where all the assignments will be posted.
Course Project: See the Course Project page
for more details on the course project.
Computing Resources: We will have some cloud resources available for assignments 2 and 3 and the project. Instructions for how to access these will be announced prior to Assigment 2.
Submission Process: The submission instructions for the assignments and
the project can also be found on the Assignments page.
Emma's office hours will be held in Gates 218
. CA's office hours starts from Thursday January 9, please
for time and location.
For both in-person and online SCPD office hours, you will need to register an account on QueueStatus
. When you wish to join the queue,
click "Sign Up" at the CS234-Winter 2020 queue
. Be sure to enter your email when you "Sign Up"; this is a way for the
CA to contact you. Look for announcements on the left panel for more information. For online office hours, you will need to install Zoom (instructions below) to
video call with the CA: the CA will contact you via Zoom when he/she reaches you in the queue.
Instructions for installing Zoom:
Go to the Zoom Client for Linux page and download the correct Linux package for your Linux
distribution type, OS architecture and version.
Follow the linux installation instructions here.
Download Zoom installer here.
Installation instructions can be found here.
- Go to Stanford Zoom and select 'Launch Zoom'.
- Click 'Host a Meeting'; nothing will launch but this will give a link to 'download & run Zoom'.
- Click on 'download & run Zoom' to obtain and download 'Zoom_launcher.exe'.
- Run 'Zoom_launcher.exe' to install.
Attendance is not required but is encouraged. Sometimes we may do in class exercises or discussions and these are harder to do and benefit
from by yourself. However, if you are not able to attend class, the class is recorded. It has previously been shown that watching lecture
videos in small groups with one person pausing to facilitate discussion can yield student performance as high as attending lectures live.
In prior years, some students have watched videos in small groups, so we encourage you to consider this if you are unable to attend a particular lecture or if you’re participating in the class as a SCPD student. I am always
excited to hear about new ways students find to effectively learn the material, so sharing such tips is always appreciated.
We believe students often learn an enormous amount from each other as well as from us, the course staff. Therefore to facilitate
discussion and peer learning, we request that you please use Piazza
for all questions related to lectures, homeworks and projects.
For SCPD students, if you have generic SCPD specific questions, please email email@example.com
or call 650-741-1542. In case you have specific questions related to being a SCPD student for this particular class, please contact
us at firstname.lastname@example.org
For exceptional circumstances that require us to make special arrangements, please email us at
. For example, such a situation may arise if a student requires extra days
to submit a homework due to a medical emergency, or if a student needs to schedule an alternative midterm date due to events such as
conference travel etc. They will be considered and approved on a case by case basis.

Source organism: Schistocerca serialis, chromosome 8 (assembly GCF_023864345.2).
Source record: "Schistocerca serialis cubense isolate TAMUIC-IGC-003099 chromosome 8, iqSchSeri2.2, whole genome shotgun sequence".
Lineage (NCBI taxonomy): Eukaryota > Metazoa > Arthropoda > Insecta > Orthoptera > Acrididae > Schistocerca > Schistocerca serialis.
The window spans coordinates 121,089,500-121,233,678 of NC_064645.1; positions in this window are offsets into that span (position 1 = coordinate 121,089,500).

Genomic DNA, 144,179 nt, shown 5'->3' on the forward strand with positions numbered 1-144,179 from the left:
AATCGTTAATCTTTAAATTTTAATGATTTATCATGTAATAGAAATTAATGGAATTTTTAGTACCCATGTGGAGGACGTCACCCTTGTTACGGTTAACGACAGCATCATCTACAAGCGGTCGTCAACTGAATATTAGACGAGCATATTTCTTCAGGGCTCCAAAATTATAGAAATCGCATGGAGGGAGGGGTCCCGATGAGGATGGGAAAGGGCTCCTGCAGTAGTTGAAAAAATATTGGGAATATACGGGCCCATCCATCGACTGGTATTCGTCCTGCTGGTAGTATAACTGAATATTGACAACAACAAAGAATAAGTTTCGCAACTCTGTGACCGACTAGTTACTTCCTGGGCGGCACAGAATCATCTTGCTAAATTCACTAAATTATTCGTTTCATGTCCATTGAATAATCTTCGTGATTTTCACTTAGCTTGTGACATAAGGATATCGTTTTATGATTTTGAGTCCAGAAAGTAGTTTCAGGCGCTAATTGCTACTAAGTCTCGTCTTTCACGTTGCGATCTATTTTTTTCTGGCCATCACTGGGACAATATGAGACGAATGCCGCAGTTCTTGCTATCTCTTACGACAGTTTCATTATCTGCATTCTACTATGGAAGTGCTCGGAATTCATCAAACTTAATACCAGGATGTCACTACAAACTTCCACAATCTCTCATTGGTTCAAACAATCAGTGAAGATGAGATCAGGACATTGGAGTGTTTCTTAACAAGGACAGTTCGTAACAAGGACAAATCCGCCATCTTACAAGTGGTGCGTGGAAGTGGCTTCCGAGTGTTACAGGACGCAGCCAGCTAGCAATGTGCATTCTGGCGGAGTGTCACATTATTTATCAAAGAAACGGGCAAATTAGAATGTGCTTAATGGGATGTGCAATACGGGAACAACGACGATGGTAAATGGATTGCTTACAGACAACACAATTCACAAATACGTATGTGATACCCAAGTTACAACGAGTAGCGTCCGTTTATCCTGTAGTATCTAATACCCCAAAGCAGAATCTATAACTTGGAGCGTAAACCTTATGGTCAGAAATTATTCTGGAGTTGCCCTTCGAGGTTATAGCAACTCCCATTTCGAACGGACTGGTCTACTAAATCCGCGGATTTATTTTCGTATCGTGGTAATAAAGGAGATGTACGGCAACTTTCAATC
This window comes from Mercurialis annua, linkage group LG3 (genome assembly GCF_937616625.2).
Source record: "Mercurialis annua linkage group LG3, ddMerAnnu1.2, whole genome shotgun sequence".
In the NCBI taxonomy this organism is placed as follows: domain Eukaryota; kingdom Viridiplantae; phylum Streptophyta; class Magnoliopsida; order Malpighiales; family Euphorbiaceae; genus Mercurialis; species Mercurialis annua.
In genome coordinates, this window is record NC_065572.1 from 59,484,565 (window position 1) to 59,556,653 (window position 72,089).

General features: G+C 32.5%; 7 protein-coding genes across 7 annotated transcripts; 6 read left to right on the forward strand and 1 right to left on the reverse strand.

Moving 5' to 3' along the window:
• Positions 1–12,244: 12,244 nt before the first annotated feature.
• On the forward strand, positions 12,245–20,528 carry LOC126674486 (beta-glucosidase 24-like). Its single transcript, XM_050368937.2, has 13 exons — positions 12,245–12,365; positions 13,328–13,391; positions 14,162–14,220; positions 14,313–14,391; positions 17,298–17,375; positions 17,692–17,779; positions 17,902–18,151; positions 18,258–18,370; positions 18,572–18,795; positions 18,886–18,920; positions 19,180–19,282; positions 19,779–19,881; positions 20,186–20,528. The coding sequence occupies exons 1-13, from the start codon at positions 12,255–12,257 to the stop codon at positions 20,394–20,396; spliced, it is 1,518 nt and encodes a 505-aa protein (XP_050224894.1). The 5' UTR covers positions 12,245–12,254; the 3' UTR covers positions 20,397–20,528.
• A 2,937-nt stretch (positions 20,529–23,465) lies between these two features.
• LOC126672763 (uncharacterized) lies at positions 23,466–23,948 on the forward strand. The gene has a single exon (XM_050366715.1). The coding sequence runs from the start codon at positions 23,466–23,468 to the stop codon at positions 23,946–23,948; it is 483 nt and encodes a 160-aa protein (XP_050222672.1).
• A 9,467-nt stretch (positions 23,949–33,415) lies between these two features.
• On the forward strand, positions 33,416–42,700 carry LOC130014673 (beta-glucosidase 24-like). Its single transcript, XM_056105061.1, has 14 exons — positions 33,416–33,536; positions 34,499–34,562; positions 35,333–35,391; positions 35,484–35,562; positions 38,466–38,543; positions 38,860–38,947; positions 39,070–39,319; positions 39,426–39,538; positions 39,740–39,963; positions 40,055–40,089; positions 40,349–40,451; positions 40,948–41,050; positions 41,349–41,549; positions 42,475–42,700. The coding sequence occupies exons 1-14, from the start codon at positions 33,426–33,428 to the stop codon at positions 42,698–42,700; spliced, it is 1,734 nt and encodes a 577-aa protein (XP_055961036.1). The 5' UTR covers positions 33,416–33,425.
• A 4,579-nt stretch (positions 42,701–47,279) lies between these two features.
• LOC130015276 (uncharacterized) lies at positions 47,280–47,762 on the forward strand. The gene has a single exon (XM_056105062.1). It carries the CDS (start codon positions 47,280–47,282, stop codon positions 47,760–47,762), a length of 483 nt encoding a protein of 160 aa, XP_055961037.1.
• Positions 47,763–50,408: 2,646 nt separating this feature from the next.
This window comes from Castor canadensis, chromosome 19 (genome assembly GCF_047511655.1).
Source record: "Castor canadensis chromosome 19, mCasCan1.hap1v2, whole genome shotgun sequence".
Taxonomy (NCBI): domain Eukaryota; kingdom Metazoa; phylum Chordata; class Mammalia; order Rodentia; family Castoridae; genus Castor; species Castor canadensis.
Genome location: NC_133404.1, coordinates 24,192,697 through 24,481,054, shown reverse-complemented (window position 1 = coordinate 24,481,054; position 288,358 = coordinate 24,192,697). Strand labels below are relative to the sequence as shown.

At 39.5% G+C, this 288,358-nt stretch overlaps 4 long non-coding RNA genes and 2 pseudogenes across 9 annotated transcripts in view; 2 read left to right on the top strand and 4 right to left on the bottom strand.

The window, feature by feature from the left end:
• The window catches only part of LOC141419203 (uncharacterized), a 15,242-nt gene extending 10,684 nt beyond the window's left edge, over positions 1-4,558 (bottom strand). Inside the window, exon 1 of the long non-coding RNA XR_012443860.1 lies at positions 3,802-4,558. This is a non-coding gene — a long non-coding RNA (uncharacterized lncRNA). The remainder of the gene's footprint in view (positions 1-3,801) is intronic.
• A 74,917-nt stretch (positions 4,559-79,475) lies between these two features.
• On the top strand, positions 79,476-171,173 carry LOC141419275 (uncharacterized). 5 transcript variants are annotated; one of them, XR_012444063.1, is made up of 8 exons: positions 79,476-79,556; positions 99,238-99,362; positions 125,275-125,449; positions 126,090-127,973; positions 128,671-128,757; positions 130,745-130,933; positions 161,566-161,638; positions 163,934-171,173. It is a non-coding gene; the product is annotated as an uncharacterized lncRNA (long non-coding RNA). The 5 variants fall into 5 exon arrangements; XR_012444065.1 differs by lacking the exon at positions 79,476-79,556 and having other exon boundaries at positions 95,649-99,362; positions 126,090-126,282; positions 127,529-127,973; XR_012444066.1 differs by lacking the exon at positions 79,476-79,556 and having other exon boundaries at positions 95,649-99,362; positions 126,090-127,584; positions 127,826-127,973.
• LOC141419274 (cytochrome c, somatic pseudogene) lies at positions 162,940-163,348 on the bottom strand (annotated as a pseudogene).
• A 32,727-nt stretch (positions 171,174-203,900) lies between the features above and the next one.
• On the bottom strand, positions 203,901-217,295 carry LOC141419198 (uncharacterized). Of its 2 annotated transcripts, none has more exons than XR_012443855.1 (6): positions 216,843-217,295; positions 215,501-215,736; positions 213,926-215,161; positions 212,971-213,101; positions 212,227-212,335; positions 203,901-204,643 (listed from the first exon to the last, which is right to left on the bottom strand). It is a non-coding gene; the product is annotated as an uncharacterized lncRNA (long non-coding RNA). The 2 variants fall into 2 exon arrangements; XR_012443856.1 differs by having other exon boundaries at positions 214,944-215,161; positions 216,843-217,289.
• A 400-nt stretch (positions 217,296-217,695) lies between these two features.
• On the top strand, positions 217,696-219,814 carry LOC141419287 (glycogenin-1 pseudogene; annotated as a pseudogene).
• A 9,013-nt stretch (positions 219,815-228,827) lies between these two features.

Academic Collaboration and Misconduct
I care about academic collaboration and misconduct because it is important both that we are able to evaluate your own work (independent of your peer’s)
and because not claiming others’ work as your own is an important part of integrity in your future career. I understand that different
institutions and locations can have different definitions of what forms of collaborative behavior is considered acceptable. In this class,
for written homework problems, you are welcome to discuss ideas with others, but you are expected to write up your own solutions
independently (without referring to another’s solutions). For coding, you are allowed to do projects in groups of 2, but for any other
collaborations, you may only share the input-output behavior of your programs. This encourages you to work separately but share ideas
on how to test your implementation. Please remember that if you share your solution with another student, even if you did not copy from
another, you are still violating the honor code. In terms of the final project, you are welcome to combine this project with another class
assuming that the project is relevant to both classes, given that you take prior permission of the class instructors. If your project is
an extension of a previous class project, you are expected to make significant additional contributions to the project.
We periodically run similarity-detection software over all submitted student programs, including programs from past quarters and any
solutions found online on public websites. Anyone violating the Stanford University
will be referred to the Office of Judicial Affairs.
If you think you made a mistake (it can happen, especially under stress or when time is short!), please reach out to Emma or the head CA;
the consequences will be much less severe than if we approach you.
Students with Documented Disabilities
Students who may need an academic accommodation based on the impact of a disability must initiate
the request with the Office of Accessible Education (OAE). Professional staff will evaluate the request
with required documentation, recommend reasonable accommodations, and prepare an Accommodation Letter
for faculty dated in the current quarter in which the request is being made. Students should contact
the OAE as soon as possible since timely notice is needed to coordinate accommodations. The OAE is located
at 563 Salvatierra Walk
Credit/No Credit Enrollment
If you're enrolled in the class on credit/no credit status, you will be graded on work as usual
per standard Stanford rules. The only distinction with those taking the class for letter grade is that you
must obtain a C- (C minus) grade or higher in the class, for you to be marked as CR. In practice, potential options to achieve this would be such as (a)
doing well on all assignments, the exam and the quiz, but no completing a project, or (b) doing a C- average on all aspects of the course or (c) doing poorly on the exam but doing well on all the assignments and a project.